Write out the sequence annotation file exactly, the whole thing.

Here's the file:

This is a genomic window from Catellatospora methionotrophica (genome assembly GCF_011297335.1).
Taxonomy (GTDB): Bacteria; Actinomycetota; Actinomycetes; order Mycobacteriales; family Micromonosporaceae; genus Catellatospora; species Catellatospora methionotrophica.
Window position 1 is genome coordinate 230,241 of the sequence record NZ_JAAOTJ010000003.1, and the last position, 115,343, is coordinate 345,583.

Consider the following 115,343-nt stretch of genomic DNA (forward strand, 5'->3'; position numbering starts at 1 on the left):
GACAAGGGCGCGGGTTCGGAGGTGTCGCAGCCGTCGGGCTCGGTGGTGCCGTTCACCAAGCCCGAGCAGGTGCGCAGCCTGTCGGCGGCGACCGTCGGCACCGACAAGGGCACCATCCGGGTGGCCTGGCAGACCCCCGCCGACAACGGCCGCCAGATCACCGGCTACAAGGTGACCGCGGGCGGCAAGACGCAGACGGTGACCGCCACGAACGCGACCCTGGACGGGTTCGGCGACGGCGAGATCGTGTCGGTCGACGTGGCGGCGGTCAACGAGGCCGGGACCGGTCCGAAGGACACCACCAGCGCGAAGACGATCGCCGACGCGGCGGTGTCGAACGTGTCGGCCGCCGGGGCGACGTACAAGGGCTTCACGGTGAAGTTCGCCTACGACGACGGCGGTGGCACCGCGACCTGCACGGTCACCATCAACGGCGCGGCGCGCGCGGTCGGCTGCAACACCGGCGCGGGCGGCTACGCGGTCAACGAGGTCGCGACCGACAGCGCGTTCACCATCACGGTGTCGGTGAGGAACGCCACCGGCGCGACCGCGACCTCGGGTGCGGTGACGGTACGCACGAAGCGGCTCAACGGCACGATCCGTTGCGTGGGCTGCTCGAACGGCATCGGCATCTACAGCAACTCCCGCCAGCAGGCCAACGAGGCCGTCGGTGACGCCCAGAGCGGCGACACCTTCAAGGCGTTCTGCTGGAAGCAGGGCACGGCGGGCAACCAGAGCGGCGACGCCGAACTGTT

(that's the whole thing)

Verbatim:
This is a genomic window from Catellatospora methionotrophica (genome assembly GCF_011297335.1).
Taxonomy (GTDB): Bacteria; Actinomycetota; Actinomycetes; order Mycobacteriales; family Micromonosporaceae; genus Catellatospora; species Catellatospora methionotrophica.
Window position 1 is genome coordinate 230,241 of the sequence record NZ_JAAOTJ010000003.1, and the last position, 115,343, is coordinate 345,583.

Consider the following 115,343-nt stretch of genomic DNA (forward strand, 5'->3'; position numbering starts at 1 on the left):
GACAAGGGCGCGGGTTCGGAGGTGTCGCAGCCGTCGGGCTCGGTGGTGCCGTTCACCAAGCCCGAGCAGGTGCGCAGCCTGTCGGCGGCGACCGTCGGCACCGACAAGGGCACCATCCGGGTGGCCTGGCAGACCCCCGCCGACAACGGCCGCCAGATCACCGGCTACAAGGTGACCGCGGGCGGCAAGACGCAGACGGTGACCGCCACGAACGCGACCCTGGACGGGTTCGGCGACGGCGAGATCGTGTCGGTCGACGTGGCGGCGGTCAACGAGGCCGGGACCGGTCCGAAGGACACCACCAGCGCGAAGACGATCGCCGACGCGGCGGTGTCGAACGTGTCGGCCGCCGGGGCGACGTACAAGGGCTTCACGGTGAAGTTCGCCTACGACGACGGCGGTGGCACCGCGACCTGCACGGTCACCATCAACGGCGCGGCGCGCGCGGTCGGCTGCAACACCGGCGCGGGCGGCTACGCGGTCAACGAGGTCGCGACCGACAGCGCGTTCACCATCACGGTGTCGGTGAGGAACGCCACCGGCGCGACCGCGACCTCGGGTGCGGTGACGGTACGCACGAAGCGGCTCAACGGCACGATCCGTTGCGTGGGCTGCTCGAACGGCATCGGCATCTACAGCAACTCCCGCCAGCAGGCCAACGAGGCCGTCGGTGACGCCCAGAGCGGCGACACCTTCAAGGCGTTCTGCTGGAAGCAGGGCACGGCGGGCAACCAGAGCGGCGACGCCGAACTGTT